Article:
Nagging questions and doubts remain. Have we somehow prostituted ourselves for the vicarious entertainment of television viewers? Has the private language, the intimate currency of our happy household, been debased by making it public? I had thought it would be ‘fun.’ I was wrong. But somehow it has felt like an education of sorts — perhaps in self-knowledge — however involuntarily acquired, however unwelcome the conclusions.
My husband and I, for example, have been forced to confront difficulties in our marriage. Under the pressure of Y-san’s gentle but probing, seemingly innocuous questions, a fine tracery of cracks mars the pleasant facade: how often do my husband and I actually talk? When was the last time we went out on a date, just the two of us? Do we gladly contemplate living together for the rest of our lives?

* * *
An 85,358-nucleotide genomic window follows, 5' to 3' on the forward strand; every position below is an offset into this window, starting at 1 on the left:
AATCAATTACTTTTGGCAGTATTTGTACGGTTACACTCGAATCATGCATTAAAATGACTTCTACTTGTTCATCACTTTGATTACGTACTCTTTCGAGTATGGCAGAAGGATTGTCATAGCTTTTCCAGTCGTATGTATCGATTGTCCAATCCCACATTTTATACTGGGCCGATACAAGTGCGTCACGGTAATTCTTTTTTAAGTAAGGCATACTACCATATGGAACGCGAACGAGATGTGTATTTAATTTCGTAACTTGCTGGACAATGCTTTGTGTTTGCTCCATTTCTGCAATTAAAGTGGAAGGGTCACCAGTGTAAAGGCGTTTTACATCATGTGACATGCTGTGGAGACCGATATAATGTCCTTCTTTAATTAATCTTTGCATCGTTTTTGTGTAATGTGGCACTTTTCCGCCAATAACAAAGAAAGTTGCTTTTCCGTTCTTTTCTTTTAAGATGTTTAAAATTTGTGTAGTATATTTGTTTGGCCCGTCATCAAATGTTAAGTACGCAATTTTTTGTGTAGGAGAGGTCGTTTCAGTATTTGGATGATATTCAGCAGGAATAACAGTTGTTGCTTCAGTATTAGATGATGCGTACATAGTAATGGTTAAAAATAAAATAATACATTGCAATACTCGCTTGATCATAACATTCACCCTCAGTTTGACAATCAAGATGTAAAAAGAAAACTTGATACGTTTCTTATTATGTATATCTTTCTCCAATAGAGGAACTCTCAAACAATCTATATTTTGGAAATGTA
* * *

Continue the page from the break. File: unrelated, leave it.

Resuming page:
—Professor Wendy Jones Nakanishi writing in Kyoto Journal about her family’s experience being filmed for a Japanese reality TV show. The show looks at the life of a foreigner in Japan.